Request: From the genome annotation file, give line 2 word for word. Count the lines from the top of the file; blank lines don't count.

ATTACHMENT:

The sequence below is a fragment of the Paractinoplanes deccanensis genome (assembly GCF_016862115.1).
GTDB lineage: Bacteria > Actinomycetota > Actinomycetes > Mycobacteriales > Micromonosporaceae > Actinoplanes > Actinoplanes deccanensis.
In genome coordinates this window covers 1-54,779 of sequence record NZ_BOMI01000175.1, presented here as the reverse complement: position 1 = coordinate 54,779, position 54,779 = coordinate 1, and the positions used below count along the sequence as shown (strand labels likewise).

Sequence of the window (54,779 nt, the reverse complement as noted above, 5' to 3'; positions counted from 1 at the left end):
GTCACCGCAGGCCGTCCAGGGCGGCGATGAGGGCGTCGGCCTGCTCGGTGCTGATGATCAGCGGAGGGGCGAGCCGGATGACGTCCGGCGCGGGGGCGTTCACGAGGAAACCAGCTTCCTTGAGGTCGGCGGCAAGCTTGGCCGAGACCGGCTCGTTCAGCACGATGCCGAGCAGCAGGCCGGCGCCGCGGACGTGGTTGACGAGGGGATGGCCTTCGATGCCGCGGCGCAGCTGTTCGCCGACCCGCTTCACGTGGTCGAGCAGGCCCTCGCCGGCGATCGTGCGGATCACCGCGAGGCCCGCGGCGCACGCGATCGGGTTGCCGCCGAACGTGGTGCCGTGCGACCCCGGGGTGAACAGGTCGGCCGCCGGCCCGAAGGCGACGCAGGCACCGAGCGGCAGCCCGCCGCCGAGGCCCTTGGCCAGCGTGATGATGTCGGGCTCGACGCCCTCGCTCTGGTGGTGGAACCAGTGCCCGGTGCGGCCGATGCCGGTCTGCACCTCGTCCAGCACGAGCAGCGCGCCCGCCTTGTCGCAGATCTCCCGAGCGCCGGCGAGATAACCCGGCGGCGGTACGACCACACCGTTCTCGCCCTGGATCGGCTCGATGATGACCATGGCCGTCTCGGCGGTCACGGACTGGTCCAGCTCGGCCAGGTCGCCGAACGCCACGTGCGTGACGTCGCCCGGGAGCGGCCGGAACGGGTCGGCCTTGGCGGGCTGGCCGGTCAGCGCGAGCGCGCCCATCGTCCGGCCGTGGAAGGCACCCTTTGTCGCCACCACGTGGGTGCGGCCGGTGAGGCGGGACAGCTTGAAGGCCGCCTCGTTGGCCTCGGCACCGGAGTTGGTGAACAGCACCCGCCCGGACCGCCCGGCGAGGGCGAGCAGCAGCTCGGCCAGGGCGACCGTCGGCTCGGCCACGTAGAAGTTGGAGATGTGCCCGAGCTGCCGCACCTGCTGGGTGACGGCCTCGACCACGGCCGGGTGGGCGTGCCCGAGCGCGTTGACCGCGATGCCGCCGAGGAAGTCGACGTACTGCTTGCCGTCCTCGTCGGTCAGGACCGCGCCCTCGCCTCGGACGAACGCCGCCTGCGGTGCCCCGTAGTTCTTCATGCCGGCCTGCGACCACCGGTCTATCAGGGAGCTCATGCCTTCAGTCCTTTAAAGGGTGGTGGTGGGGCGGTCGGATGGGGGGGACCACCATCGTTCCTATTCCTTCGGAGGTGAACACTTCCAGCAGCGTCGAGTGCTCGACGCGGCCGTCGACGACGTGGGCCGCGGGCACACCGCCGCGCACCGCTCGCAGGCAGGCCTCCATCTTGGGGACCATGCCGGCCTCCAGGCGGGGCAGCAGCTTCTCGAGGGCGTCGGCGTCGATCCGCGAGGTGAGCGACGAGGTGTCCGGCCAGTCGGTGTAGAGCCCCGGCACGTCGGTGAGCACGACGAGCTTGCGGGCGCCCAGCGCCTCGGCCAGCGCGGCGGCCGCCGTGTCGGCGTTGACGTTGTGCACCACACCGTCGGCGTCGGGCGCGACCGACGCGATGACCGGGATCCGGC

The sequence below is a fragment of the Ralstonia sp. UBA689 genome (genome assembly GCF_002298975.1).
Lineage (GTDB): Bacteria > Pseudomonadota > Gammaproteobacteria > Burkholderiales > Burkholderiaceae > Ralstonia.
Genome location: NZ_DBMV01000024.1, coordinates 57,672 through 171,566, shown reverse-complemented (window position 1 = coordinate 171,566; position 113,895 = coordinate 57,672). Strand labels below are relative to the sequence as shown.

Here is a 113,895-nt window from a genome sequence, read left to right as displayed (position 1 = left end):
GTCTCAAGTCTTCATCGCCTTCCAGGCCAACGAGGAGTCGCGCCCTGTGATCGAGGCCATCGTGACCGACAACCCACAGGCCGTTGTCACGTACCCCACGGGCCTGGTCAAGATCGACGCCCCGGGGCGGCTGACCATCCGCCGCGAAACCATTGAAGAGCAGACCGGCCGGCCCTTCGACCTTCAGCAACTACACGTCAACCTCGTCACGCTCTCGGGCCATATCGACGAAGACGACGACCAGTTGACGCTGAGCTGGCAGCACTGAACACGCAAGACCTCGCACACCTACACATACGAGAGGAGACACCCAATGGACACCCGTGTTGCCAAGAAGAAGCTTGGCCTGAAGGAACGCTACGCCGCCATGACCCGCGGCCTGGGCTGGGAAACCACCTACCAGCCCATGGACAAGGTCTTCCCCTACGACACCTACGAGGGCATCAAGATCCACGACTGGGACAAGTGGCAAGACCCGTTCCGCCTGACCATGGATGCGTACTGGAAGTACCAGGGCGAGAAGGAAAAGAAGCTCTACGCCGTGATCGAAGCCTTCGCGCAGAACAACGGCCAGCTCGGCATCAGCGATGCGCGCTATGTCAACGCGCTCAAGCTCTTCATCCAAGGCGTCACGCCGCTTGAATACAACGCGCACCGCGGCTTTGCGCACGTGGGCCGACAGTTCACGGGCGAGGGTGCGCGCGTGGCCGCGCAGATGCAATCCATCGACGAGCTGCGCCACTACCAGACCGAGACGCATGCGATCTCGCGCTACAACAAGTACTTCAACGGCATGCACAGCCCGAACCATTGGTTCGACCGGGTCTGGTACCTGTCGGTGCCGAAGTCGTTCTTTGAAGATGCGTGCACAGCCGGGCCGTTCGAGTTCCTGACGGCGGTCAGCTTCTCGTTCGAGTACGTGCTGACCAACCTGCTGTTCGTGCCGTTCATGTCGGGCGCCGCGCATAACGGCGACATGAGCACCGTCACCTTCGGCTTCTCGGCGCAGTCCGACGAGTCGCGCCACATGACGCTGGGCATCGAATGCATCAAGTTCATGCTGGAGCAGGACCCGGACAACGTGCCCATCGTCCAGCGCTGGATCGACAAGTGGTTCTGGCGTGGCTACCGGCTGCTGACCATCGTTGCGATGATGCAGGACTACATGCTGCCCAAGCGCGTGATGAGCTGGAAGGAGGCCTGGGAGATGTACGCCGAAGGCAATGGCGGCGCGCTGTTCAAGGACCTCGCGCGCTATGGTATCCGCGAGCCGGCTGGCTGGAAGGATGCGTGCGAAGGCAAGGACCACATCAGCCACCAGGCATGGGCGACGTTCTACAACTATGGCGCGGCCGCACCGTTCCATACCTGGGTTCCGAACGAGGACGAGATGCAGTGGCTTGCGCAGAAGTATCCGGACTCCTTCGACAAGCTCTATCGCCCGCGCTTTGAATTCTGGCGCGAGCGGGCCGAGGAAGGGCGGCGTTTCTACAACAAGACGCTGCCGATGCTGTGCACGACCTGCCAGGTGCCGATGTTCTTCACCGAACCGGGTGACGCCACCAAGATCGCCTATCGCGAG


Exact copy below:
GTDB lineage: Bacteria > Actinomycetota > Actinomycetes > Mycobacteriales > Micromonosporaceae > Actinoplanes > Actinoplanes deccanensis.